The above building was lately destroyed at a fire in Boston, by which the owner has been a great loser, but Mr. Chickering's loss is not to be measured by money: the patterns, the scales, and all the drawings, which have been the result of his long experience and close cal culations,—the work of many an evening hour of patient thought, have all been destroyed in 107 a night. One instrument in particular will be a great loss. For a year past Mr. Chickering has been engaged in planning and constructing a new piano, which would possess many ad. vantages over those now used in parlors. He had spent weeks and weeks upon its prepara tion, and had got it so far completed that in a day or two it would have been ready for ex hibition. This instrument, with all its pat terns and scales, is destroyed with the rest.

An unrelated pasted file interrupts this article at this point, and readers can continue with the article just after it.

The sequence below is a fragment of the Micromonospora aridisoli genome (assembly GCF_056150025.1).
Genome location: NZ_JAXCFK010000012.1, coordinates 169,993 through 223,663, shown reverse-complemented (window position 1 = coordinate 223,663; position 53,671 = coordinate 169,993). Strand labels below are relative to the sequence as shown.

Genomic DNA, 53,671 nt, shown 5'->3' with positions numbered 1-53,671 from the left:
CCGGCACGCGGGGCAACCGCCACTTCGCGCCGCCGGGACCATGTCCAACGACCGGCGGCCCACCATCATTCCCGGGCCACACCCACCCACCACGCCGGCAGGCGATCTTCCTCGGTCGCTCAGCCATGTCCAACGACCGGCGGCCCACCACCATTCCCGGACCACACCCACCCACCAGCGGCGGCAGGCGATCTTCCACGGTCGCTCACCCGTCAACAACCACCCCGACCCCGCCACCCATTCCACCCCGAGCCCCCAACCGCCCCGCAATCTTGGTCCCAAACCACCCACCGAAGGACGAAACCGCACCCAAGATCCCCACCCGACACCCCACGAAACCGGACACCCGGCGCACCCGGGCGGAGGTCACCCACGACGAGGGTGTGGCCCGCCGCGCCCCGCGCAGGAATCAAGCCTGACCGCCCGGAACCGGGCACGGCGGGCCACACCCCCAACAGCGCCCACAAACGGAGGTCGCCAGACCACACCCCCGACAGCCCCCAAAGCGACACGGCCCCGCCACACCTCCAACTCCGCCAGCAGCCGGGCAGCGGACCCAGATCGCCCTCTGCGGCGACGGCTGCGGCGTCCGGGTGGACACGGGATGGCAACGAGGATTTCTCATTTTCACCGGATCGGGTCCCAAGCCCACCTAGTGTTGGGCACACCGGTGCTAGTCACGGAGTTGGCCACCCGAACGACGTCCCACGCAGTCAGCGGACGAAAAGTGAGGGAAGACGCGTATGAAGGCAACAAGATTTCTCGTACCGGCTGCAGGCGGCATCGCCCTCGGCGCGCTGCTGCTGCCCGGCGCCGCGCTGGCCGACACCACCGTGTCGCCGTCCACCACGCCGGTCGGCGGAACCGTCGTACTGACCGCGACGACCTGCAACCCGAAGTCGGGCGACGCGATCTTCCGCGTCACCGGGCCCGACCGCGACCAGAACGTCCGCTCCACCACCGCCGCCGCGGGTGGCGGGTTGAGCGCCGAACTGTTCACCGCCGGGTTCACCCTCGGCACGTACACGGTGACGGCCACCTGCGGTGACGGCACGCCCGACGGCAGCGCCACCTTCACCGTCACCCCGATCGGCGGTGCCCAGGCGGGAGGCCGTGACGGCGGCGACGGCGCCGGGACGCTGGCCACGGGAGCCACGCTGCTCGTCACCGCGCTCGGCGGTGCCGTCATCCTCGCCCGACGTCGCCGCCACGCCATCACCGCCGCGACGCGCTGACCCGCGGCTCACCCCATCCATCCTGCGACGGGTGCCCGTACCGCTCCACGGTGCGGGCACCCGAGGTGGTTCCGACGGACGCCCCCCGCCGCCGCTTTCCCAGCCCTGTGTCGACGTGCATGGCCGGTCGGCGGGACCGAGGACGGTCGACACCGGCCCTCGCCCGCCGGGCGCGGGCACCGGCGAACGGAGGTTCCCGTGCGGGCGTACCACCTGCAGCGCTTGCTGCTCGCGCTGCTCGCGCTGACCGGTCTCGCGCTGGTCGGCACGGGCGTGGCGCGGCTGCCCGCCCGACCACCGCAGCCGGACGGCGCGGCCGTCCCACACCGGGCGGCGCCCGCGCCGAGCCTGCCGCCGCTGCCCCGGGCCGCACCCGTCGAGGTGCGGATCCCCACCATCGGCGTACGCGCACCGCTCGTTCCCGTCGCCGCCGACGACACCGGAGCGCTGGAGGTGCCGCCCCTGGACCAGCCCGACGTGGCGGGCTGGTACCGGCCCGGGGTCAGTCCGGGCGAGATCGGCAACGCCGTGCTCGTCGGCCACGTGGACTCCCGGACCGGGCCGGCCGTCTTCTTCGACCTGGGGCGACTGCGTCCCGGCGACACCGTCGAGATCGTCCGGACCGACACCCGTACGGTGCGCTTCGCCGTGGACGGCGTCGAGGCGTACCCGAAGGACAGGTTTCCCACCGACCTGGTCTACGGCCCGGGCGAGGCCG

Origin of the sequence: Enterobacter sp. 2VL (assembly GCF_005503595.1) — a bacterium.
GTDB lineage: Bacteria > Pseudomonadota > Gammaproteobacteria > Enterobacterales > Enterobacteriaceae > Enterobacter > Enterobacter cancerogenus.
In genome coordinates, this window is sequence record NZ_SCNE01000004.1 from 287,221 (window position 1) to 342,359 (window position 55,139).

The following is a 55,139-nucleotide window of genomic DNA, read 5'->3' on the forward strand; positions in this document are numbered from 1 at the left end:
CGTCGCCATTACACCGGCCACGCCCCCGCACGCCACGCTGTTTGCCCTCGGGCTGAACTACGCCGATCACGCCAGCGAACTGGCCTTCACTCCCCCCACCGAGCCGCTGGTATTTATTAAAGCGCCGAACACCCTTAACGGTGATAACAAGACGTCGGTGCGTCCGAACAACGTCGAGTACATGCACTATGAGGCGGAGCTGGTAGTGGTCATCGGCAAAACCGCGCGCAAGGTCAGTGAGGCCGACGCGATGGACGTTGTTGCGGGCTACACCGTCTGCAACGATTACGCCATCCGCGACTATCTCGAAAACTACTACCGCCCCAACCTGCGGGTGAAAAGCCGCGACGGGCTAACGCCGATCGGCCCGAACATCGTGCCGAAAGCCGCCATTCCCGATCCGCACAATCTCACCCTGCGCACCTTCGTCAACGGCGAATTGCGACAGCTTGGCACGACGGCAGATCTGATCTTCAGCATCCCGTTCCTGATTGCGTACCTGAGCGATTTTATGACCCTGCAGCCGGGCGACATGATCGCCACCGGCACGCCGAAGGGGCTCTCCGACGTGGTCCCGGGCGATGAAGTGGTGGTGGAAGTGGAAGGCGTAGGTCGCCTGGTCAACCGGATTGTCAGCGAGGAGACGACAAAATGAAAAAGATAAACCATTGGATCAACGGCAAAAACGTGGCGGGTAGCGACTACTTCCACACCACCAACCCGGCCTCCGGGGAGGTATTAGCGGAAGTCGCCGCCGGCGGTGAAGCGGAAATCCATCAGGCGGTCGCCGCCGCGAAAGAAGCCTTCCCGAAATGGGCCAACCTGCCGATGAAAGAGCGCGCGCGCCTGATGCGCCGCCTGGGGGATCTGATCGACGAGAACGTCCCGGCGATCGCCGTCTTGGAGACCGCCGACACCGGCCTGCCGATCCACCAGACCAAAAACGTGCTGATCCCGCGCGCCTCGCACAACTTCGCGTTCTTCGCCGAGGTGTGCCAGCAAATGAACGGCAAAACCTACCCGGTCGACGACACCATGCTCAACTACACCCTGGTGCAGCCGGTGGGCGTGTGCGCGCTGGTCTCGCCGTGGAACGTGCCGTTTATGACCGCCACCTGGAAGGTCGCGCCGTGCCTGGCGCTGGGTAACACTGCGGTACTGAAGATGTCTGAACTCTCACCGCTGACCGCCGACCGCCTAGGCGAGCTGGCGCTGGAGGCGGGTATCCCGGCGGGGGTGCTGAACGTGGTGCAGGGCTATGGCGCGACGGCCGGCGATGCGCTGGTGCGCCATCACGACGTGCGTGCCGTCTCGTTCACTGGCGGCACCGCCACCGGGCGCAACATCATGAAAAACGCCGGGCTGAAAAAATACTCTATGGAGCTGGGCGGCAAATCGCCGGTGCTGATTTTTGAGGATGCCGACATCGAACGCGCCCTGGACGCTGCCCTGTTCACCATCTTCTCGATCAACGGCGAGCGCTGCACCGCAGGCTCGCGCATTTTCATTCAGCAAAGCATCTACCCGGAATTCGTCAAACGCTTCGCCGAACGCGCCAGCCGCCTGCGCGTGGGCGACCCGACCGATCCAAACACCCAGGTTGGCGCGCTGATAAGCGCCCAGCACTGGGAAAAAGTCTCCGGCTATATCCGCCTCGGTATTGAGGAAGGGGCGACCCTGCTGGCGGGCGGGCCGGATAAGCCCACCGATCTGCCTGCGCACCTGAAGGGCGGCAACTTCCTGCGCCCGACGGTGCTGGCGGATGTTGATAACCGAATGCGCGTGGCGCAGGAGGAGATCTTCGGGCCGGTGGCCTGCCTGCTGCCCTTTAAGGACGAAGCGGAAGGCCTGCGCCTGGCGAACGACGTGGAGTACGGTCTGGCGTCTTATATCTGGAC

This article was originally published with the title "Chickering's a Pianoforte Manufactory" in Scientific American 8, 14, 107 (December 1852)